It was generally believed that Windows 8 was in lock down mode ahead of its official release October 25, but today we found out that’s not the case.
Microsoft has made a number of prerelease versions of its highly-touted OS available to developers and business customers and signaled after the last Consumer Preview release that Windows 8 was essentially finished, pending further testing and bug fixes that would be addressed leading up to its commercial release later this month.
But in a blog post today, Windows president Steve Sinofsky says Microsoft’s now made a number of improvements, including overall performance and power management, that will be part of the new release.
Getting ahead of the Service Pack curve
Historically, Microsoft releases a Service Pack after a new release of Windows, to address bugs, performance and other issues it finds can be improved. But Sinofsky says his team “challenged ourselves to create the tools and processes to be able to deliver these “post-RTM” updates sooner than a service pack.” (RTM stands for Release to Manufacturing).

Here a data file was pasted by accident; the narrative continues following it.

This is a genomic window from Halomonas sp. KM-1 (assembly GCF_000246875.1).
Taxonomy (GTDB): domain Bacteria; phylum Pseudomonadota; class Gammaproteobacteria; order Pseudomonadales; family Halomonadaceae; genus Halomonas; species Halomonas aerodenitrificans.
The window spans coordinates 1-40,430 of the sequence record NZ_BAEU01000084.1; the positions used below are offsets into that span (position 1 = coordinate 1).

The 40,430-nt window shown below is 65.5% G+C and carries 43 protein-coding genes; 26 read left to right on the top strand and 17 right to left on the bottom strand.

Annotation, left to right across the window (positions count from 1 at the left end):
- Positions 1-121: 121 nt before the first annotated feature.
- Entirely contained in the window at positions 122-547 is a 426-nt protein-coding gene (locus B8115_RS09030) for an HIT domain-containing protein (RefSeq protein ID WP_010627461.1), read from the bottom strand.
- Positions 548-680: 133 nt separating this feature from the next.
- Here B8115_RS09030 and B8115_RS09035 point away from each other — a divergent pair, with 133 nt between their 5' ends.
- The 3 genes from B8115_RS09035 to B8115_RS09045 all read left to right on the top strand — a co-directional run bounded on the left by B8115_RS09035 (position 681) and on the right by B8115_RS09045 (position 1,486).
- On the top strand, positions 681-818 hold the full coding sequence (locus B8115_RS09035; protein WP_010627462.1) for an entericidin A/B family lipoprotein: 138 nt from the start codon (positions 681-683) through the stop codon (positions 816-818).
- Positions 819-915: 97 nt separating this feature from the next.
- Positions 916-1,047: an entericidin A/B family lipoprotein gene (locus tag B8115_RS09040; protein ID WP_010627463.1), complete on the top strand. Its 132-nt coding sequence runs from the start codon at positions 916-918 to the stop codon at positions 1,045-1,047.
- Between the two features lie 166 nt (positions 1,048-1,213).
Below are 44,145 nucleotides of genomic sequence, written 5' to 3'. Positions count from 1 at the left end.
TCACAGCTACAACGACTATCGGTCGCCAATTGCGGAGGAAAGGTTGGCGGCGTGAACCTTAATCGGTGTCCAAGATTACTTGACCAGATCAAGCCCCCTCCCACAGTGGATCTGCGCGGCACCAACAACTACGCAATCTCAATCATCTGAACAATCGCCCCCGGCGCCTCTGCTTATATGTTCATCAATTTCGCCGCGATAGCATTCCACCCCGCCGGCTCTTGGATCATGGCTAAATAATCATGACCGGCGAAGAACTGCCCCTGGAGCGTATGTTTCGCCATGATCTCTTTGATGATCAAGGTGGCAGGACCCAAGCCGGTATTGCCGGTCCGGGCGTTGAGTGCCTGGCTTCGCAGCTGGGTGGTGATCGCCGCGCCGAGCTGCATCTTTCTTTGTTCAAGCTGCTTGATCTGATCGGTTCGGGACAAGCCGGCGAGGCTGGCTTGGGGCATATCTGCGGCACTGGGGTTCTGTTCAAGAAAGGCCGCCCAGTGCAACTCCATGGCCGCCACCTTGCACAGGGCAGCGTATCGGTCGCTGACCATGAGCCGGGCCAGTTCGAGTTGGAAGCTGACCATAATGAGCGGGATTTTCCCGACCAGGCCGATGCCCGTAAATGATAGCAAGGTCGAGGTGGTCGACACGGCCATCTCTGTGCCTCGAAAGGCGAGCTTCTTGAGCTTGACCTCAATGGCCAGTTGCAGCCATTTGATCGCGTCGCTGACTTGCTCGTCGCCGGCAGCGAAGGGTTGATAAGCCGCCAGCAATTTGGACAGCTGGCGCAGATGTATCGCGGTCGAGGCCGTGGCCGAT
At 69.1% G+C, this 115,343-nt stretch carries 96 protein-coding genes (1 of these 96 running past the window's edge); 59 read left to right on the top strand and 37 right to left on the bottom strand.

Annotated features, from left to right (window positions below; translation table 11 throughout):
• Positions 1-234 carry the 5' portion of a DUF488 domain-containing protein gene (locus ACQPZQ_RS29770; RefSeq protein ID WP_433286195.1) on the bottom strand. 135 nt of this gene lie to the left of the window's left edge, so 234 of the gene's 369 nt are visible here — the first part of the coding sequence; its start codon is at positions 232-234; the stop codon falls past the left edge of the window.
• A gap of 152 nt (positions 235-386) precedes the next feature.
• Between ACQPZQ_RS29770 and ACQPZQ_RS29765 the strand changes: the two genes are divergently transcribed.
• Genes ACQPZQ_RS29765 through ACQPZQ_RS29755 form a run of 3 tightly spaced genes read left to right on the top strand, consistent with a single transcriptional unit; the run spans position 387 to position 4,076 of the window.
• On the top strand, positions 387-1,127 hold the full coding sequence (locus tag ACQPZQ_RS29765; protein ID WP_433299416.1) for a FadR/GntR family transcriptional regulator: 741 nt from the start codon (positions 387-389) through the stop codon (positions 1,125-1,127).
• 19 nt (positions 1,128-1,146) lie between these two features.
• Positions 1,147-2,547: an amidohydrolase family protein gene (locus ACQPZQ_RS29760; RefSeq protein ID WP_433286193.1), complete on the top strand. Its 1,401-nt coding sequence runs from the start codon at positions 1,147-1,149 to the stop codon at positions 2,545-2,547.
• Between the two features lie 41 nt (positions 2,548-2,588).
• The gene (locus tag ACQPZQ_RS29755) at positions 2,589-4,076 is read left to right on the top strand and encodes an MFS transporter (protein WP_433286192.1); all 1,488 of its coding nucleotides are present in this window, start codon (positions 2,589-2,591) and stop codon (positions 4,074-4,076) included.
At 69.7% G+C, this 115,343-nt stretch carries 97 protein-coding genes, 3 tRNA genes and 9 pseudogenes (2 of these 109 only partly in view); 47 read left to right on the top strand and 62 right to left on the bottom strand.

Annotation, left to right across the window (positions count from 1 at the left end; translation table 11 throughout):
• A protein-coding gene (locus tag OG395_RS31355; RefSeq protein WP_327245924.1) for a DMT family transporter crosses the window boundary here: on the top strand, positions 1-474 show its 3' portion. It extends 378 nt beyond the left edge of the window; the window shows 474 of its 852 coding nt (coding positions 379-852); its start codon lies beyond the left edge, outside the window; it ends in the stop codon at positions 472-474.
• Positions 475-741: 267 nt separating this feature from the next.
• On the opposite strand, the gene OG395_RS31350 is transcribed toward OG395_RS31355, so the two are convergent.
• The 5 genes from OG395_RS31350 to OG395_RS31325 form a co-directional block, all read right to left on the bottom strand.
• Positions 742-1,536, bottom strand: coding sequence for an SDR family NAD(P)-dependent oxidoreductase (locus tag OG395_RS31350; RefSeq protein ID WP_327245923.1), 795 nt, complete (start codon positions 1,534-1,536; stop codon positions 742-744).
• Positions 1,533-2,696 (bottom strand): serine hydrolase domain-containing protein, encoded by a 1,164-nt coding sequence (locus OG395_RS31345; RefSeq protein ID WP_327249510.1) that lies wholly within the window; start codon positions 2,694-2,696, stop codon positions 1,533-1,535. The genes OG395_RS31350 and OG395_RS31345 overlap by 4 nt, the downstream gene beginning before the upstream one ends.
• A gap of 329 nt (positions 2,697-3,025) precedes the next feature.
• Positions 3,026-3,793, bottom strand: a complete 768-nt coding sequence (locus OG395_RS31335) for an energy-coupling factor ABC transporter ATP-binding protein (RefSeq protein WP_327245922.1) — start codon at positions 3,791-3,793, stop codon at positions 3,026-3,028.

“By developing better test automation and test coverage tools we are happy to say that Windows 8 will be totally up to date for all customers starting at General Availability.”
The improvements to Windows 8 cover performance, power management and battery efficiency, media playback, and compatibility. Microsoft says these improvements are available starting today via Windows Update.
This is the second major bit of Windows update news in the past week. Microsoft also recently announced it will refresh many of the built-in apps that come with Windows 8 in time for the launch.